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23 global operators back worldwide wifi roaming plans

Wifi 2

23 global operators have joined forces to work on providing free international public wifi roaming in cities around the world.

The City Wi-Fi Roaming Project, launched by the Wireless Broadband Alliance, has begun by bringing integrated public wifi roaming to New York, Barcelona, Dublin, Singapore, San Francisco and San Jose, at first. Wifi subscribers from a range of international operators are eligible to sign up to benefit from wireless internet access in cities across the world. The WBA says the initiative allows consumers and visitors to the aforementioned cities to automatically and securely roam between public wifi networks throughout August.

There’s something to be said about the level of backing the scheme has received to date; as well as authorities for the major cities participating in the scheme, some of the world’s biggest operators are participating as well. These include, but are not limited to, AT&T, BT, China Mobile, KT, NTT DoCoMo, Orange, HKT, SK Telecom, Sprint, Swisscom, Telecom New Zealand, Telstra, Telus and T-Mobile USA.

The WBA says the service is based on the Next Generation Hotspot 2.0 specifications, a certification programme which aims to enable more sophisticated connectivity for mobile devices in wifi hotspots. At the time of launch, the Alliance claimed the new, improved Hotspot 2.0 (also known as Passpoint) will now deliver a more streamlined method of creating new user accounts and connecting wifi-only devices to public wifi hotspots.

“Connectivity continues to transform and improve the way we live in the world,” the CIO of San Francisco, Miguel Gamino. “The roaming partnership is San Francisco’s contribution to our communal goal of making it easier for people to connect to Wi-Fi wherever they are around the globe. Our hope is that more cities will join.”

As Gamino hoped, other cities are joining the cause, with New York being one.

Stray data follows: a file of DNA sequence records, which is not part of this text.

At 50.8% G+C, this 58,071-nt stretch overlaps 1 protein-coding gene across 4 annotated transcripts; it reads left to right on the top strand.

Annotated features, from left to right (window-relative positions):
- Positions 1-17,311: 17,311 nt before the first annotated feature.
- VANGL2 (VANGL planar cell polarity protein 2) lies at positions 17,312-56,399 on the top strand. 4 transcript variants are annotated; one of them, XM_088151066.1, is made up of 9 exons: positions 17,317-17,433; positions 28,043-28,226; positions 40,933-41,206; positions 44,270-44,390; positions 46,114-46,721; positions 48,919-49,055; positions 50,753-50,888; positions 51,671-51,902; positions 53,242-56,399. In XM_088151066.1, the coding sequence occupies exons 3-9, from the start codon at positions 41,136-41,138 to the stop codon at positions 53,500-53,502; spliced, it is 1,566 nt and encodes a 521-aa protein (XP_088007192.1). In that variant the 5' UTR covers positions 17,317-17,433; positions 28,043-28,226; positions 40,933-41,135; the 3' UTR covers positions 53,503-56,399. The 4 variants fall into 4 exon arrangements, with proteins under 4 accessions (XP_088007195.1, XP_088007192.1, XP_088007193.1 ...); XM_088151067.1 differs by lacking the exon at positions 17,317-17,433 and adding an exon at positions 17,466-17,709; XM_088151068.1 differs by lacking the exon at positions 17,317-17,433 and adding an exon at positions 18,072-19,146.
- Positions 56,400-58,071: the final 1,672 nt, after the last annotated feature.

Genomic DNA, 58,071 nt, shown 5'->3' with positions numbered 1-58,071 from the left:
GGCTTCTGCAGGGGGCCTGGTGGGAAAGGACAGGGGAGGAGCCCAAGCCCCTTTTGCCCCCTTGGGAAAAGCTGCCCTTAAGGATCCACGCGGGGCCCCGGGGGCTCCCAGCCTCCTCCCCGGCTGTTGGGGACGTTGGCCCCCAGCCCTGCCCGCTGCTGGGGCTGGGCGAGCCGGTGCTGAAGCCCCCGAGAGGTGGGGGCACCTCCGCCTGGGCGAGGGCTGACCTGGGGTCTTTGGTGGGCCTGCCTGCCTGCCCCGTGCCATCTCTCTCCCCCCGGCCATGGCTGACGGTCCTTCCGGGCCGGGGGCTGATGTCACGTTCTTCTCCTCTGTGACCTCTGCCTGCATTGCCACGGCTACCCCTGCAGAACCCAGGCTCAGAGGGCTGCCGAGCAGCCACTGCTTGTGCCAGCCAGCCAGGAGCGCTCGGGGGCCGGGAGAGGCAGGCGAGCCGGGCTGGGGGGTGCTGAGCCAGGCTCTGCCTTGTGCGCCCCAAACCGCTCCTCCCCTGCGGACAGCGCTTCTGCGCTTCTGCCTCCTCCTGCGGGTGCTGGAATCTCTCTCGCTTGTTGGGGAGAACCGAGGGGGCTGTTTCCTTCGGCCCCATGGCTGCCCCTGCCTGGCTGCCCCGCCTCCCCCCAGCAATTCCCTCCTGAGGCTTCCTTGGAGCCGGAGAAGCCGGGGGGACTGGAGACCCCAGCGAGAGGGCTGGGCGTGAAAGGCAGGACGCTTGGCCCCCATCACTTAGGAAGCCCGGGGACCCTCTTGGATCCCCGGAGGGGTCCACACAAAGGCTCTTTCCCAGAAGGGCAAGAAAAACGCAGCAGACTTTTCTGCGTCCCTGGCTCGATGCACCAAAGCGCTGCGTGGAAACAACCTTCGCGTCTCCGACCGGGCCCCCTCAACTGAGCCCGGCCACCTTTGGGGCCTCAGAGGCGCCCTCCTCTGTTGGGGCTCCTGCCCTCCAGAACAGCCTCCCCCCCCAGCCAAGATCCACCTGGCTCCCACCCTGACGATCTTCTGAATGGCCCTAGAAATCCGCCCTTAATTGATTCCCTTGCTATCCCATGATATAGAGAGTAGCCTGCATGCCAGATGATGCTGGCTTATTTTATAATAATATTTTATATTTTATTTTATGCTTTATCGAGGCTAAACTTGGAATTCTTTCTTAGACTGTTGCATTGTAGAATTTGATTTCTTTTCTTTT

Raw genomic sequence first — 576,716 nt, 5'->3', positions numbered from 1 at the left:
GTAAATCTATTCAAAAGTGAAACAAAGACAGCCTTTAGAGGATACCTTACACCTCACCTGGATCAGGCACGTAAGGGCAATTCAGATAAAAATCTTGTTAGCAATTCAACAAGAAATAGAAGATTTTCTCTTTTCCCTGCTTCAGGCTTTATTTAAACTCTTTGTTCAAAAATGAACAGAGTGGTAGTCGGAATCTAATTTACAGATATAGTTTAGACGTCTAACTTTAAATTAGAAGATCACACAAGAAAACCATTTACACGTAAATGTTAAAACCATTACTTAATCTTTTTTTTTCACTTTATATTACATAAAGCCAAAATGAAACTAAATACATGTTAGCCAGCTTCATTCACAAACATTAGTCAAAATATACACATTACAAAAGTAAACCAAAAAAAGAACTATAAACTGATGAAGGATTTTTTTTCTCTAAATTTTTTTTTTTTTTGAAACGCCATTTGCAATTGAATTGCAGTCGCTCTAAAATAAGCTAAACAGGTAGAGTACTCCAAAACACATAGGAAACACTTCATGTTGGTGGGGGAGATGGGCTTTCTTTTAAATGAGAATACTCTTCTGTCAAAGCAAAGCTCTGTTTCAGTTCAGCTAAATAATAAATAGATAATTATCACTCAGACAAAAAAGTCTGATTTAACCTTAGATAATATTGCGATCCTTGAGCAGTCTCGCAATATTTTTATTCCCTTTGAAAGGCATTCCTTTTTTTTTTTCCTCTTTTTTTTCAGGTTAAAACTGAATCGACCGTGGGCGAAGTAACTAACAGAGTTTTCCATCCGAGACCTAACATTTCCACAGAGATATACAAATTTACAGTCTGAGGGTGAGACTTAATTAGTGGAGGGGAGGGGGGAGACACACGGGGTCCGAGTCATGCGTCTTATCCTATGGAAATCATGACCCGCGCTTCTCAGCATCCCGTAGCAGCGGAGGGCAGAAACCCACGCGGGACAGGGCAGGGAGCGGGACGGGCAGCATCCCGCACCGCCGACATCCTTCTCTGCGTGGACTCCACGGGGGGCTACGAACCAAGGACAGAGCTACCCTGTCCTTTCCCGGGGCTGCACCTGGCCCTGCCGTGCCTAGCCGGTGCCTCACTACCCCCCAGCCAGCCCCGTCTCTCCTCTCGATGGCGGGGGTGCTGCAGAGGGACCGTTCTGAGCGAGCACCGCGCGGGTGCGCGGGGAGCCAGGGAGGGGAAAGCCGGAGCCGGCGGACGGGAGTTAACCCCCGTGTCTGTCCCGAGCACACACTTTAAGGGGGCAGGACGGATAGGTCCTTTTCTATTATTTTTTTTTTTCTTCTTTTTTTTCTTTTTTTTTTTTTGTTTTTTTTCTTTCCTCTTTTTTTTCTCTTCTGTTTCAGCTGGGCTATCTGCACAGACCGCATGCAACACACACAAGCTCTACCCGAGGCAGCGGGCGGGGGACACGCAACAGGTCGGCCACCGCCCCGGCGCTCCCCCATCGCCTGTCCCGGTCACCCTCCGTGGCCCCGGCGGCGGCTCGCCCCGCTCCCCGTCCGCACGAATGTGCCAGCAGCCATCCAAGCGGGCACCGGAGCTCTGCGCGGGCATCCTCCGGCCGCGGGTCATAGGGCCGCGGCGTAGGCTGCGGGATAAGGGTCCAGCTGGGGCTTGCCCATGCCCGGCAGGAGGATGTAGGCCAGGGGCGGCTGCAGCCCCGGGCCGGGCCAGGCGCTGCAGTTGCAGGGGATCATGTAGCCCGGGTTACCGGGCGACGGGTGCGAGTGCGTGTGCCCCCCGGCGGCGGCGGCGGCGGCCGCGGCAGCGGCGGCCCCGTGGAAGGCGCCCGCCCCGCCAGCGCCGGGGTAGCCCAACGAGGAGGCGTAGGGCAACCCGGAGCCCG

“Connected Cities have the power to improve life for citizens and develop our nations,” said Deputy Commissioner for Telecommunications Planning at NYC, Alphonso Jenkins. “It is for this reason that the City of New York is making connectivity a priority and supporting the City Wi-Fi Roaming project as we truly appreciate the profound significance that wireless connectivity plays within our communities.”

Exclusively speaking to Telecoms.com, Mary Clark, the CMO of Syniverse, explained how initiatives such as this will eventually lead to the constantly connected, and monetiseable world telcos dream of.

“The initiative itself is something I really think is valuable for bringing the need for ubiquitous coverage to the fore, both in building and externally,” she said. “The constant demand and incredible consumption of data is right at the top of everyone’s list. Wifi connectivity itself is almost reaching the same level of importance as breathing, and is something a lot of people take for granted.

“This particular initiative reinforces the importance of wifi to the entire telecoms ecosystem; every time we have a loss of connectivity it reinforces the sort of behaviour we want consumers to have and the constant need for wireless signal. This sort of initiative really helps bring attention to the fact that it is a critical need we have to expand upon. As we blur the lines between licensed and unlicensed spectrum there’s so much possibility for how to service the consumer. The faster we embrace that and look at building on this constant consumption, we’ll get to the point where demand will be constantly present, but we’ll get building on the ecosystem.

“This is where the next revenue stream is going to come from, and we’re really getting there. Bringing that message home to cities delivering on the vision of a connected life shows that this is a very worthwhile step in promoting the message of World Wi-fi Day.”


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